More on declining stock markets around the world, and whether they may or may not be indicative of a recession. Do note that this sort of ambiguity is really useful to journalists because it gives them more to write about.
… Why pay attention to the financial indexes that, as the old joke goes, have predicted 9 out of the past 5 recessions? There are three possible reasons the market selloff could be cause for concern.
The first is that a recession is coming but has yet to show up in the data. The U.S. seems due: Its economic expansion is now the fourthlongest since World War II, and the stock market is a leading, albeit error-prone, recession indicator.
But hard economic data are not behaving as they would before a recession. …
Do keep in mind that recessions do not die of old age. This is one of those ideas that people keep trotting out and that macroeconomists are really tired of explaining just isn’t there in the data.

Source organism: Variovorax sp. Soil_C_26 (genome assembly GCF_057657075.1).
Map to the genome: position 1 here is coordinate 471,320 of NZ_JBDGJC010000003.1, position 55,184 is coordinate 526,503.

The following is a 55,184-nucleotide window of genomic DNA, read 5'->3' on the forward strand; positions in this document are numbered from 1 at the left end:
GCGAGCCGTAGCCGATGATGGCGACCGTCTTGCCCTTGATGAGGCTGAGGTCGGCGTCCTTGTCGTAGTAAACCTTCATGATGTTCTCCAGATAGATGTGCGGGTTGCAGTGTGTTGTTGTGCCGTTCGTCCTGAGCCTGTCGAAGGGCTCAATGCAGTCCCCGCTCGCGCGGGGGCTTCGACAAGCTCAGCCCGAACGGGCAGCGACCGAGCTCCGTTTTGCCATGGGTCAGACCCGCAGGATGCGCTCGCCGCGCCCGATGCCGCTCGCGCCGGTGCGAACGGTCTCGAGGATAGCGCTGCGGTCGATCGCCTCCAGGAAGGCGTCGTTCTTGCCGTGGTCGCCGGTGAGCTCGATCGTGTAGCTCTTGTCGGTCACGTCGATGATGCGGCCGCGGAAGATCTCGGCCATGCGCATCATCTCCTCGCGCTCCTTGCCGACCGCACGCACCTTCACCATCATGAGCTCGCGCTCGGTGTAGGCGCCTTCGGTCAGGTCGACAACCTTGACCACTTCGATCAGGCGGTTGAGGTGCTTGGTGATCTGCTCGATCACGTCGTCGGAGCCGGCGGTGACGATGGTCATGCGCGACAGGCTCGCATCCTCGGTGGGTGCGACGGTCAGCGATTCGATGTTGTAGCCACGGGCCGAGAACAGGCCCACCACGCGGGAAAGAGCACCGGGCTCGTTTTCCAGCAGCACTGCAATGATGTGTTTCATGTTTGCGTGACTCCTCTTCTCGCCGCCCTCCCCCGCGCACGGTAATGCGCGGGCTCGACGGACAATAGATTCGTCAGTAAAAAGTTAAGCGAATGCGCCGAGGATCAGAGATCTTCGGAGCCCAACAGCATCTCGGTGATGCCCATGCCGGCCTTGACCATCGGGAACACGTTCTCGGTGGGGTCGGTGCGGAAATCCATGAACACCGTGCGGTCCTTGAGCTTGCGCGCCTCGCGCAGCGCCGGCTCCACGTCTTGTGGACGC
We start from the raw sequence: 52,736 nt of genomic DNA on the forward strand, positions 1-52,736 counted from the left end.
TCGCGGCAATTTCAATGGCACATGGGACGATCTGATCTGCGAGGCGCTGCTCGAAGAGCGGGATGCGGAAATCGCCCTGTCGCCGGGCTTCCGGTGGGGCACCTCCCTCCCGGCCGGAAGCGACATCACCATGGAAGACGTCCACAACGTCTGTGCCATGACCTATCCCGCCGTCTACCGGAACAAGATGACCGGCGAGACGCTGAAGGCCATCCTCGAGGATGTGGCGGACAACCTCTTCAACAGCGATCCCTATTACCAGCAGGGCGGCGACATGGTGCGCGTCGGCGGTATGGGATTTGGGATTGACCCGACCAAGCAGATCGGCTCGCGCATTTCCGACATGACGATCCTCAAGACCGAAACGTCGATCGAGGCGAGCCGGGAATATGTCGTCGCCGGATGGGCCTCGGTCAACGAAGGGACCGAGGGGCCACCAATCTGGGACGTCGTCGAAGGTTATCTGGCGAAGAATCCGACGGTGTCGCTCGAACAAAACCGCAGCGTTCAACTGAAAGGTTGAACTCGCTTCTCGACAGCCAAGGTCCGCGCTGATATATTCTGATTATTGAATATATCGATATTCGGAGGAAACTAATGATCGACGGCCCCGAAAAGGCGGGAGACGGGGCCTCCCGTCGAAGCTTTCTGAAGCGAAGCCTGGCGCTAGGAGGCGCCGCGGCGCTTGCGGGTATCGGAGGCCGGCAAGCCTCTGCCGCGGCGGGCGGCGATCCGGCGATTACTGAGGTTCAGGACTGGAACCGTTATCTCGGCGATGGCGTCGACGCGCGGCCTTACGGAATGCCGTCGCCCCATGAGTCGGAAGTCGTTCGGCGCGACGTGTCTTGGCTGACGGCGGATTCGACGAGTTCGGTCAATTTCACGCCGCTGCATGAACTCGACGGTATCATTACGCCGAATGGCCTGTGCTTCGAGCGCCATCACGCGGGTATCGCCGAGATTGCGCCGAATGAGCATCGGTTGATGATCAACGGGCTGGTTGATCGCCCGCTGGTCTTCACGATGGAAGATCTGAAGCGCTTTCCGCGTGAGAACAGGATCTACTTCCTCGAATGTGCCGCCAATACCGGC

What about the rest of the world?
Surveys of purchasing managers from around the world compiled by J.P. Morgan Chase and Markit show that overall economic activity slowed a bit in December but to a level consistent with normal, long-term trend growth.
So, China’s not doing great, Brazil is in the dumps, but everyone else is muddling through OK.
The third and most plausible possibility is that markets are losing confidence in policy makers, driven in particular by events in China and the U.S.
“We collectively lost faith in ability of the Chinese authorities to always do the right thing,” says Angel Ubide, a former hedge-fund manager now at the Peterson Institute for InternationalEconomics. By contrast, the Federal Reserve is transparent and independent. The problem is markets disagree with its plans.
This is not a big factor for macroeconomists. We know that policymakers can influence economies, but that influence isn’t very big to begin with.
Read the whole thing. In the print version of the January 21 issue of The Wall Street Journal it’s entitled “The Selloff May Not Mean a Recession”.